But that wasn’t her main concern. Where was Solin? She’d tried repeatedly to use her telepathy to contact him, but whatever was holding him had somehow blocked that ability. She couldn’t even reach him through a dream state. Which, given both of their powers, shouldn’t have been a problem.
She hated this feeling of being completely alone. It reminded her of those weeks in her childhood when she’d had no one. The time she’d staggered through the blistering desert looking for water …
We’re always alone. You can be in a crowded room and still feel the bite of loneliness. Personally, I find that it bites deepest whenever others are around. Another thing Solin forever harped on.
He was ever the pessimist.
She turned a corner and froze.
The smelly demon was back.
And as she’d feared, it’d gone for friends …
A lot of friends. Maybe two or three dozen. And the moment they saw her, their demonic eyes lit up and radiated color even brighter than the glowing tubes. They might as well have drool dripping from their chins.
She wasn’t a coward, but only a fool would face that number without backup. And she wasn’t a fool. After throwing her right dagger at the tallest one, she turned and ran in the opposite direction as fast as she could. She hoped that dagger had made contact and brought down at least one of them. But she wasn’t going to wait around and find out.
Rule one in pursuit: Never look back.
Instead, she put her head down and kept going as fast as she could. She would have turned into her jackal form, but was afraid she might need her opposable thumbs for another invisible door.
She skidded around a corner, into a new hallway. Here the light wasn’t quite as bright, but it was enough to let her see where the walls and doors were.
Unfortunately, it didn’t let her see the floor. Or the thing that tripped her.
For a moment, she flew through the air until she landed face down on the ground. Putrid water splashed against her skin as pain throbbed in her knee, stomach, and cheek.
She pushed herself up and wiped away at the foul water and blood. Even though it hurt, she forced herself to start running again.
She could flee this realm for the time being, and then return again to search later. At least that was the thought until she heard something familiar from behind the door to her left.
“Fuck you and your little dog, too.”
She’d know that acerbic tone and deep Greek accent anywhere. Smiling in spite of her pain, she opened the door, ready for battle.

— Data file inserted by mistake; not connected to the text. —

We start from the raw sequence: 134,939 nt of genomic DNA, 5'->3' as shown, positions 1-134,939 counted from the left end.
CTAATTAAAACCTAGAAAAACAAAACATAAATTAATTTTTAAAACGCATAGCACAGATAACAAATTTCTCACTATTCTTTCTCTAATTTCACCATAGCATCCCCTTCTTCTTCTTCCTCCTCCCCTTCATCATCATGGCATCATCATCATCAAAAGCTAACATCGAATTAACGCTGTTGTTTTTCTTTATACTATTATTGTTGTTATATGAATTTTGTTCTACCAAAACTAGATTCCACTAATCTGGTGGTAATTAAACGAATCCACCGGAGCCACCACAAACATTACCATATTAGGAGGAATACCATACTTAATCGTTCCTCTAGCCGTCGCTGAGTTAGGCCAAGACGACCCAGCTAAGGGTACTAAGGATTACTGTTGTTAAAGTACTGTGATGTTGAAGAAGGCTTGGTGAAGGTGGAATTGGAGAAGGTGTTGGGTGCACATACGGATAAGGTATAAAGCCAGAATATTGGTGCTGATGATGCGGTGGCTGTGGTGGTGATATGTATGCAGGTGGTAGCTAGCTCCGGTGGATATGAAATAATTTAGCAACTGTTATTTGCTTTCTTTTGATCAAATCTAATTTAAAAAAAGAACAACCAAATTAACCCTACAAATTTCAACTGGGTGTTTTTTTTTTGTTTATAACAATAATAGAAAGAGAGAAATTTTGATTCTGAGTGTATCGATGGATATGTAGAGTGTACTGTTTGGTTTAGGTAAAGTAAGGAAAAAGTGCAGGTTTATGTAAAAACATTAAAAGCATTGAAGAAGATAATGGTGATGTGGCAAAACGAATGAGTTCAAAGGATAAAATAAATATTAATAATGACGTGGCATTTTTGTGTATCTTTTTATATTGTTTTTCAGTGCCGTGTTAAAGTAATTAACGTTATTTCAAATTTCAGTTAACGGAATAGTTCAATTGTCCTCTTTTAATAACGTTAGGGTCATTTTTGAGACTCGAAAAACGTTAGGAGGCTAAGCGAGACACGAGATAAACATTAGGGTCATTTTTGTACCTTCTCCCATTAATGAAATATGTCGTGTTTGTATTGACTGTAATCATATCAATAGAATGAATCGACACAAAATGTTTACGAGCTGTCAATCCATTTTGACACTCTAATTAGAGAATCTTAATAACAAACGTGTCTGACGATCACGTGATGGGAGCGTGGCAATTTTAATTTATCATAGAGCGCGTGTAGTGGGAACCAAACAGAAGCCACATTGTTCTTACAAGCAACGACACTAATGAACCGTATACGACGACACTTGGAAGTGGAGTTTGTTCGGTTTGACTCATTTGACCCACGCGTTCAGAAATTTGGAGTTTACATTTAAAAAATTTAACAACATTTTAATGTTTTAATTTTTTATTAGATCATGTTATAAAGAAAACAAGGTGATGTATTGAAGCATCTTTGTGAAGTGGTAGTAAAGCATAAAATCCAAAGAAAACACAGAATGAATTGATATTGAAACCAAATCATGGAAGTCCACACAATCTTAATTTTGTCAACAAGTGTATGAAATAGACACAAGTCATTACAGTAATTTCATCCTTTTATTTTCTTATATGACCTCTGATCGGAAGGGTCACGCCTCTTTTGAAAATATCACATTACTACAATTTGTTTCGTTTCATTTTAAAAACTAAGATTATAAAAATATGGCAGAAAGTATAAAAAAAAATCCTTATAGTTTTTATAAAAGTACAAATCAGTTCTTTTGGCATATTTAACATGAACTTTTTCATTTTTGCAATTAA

What she wasn’t ready for was the giant … whatever it was that was trying to eat him. A mass of dark green skin with red markings, the demon turned toward her.
And this one did salivate as its yellow eyes pinned her with a salacious stare that gave her dancing heebie-jeebies. Not on your best day, buster!
“Lydia?” Solin asked incredulously. He was beaten so badly that but for his voice, she’d have never been able to identify him. “Child, what are you doing? Get the hell out of here while you can.”
“Not without you.” Since she couldn’t speak with a voice, she sent her thoughts to him.
“I taught you better than that. Survival Rule Number One.”
Save your own ass above all others. She knew it well. But someone following that rule wouldn’t tell a rescuer to flee before freeing them.
Raising her dagger, she rushed at the demon. He moved a lot faster than something his size should be able to. With an impressive twist, he dodged her attack completely and caught her from behind.
She tried to break out of his hold. It was like being drowned in sticky Jell-o. Smelly three-month-old Jell-o.
He laughed at her useless attempts. If that wasn’t bad enough, he licked her cheek. “What a tasty little morsel you are.”
She cringed. For the sake of the gods, haven’t any of you heard of breath mints? Pardon the pun, but Altoids could make a mint down here.
She jerked her head back, slamming it into his nose, and at least this time he satisfied her with a deep groan.
“You’ll be sorry for that.” He lifted her off her feet and threw her down on the floor.
Ignoring the pain that said she’d probably broken something, Lydia flipped herself back to her feet.
“Don’t do this, Dee. Don’t.”
She ignored Solin as she and the demon circled each other slowly.
Right when she went in for another attack, the demon vaporized, just like the other one had done. All he left was his stench. That she’d have gladly done without.
She turned to look for him, but before she could do more than draw breath, he appeared behind her and kicked her into the wall.
More agony tore through her body, dulling her sight.
The demon seized her. “It’s over for you, kitten.” He tightened his grip, squeezing the last of the breath from her lungs.
Her ears started buzzing.
Just as she was sure he’d kill her, she heard a loud shout resonate off the walls. “Release her, demon. Now!”
Definitely not Solin. That deep, gravelly male voice was unique and filled with an unfathomable rage that came from someplace dark inside him. His accent was unlike anything she’d heard before. Lyrically sweet and beautiful, yet at the same time harsh and commanding.
The demon let go and shrank back in terror. That reaction only made her panic more. If something as scary as he was afraid of the newcomer, what chance did she have?
But she wasn’t a coward. If she was going to die, it would be fighting to the last breath.
And she’d take as much of him with her as she could.
Coughing, she turned around, putting her back to the wall to confront this new creature. She wiped the sweat from her eyes and focused them on the door where the stranger stood.
Her jaw went slack as her gaze focused on the massive form that was bathed in that eerie blue light.
Holy mother of all electronics …
I’m so dead.
THE GUARDIAN Copyright © 2011 by Sherrilyn Kenyon.
In the past two years, New York Times bestselling author Sherrilyn Kenyon has claimed the #1 spot twelve times. With more than 23 million copies of her books in print in over 30 countries, her current series include: The Dark-Hunters, The League, Lords of Avalon, BAD Agency, Chronicles of Nick, and the forthcoming Nevermore.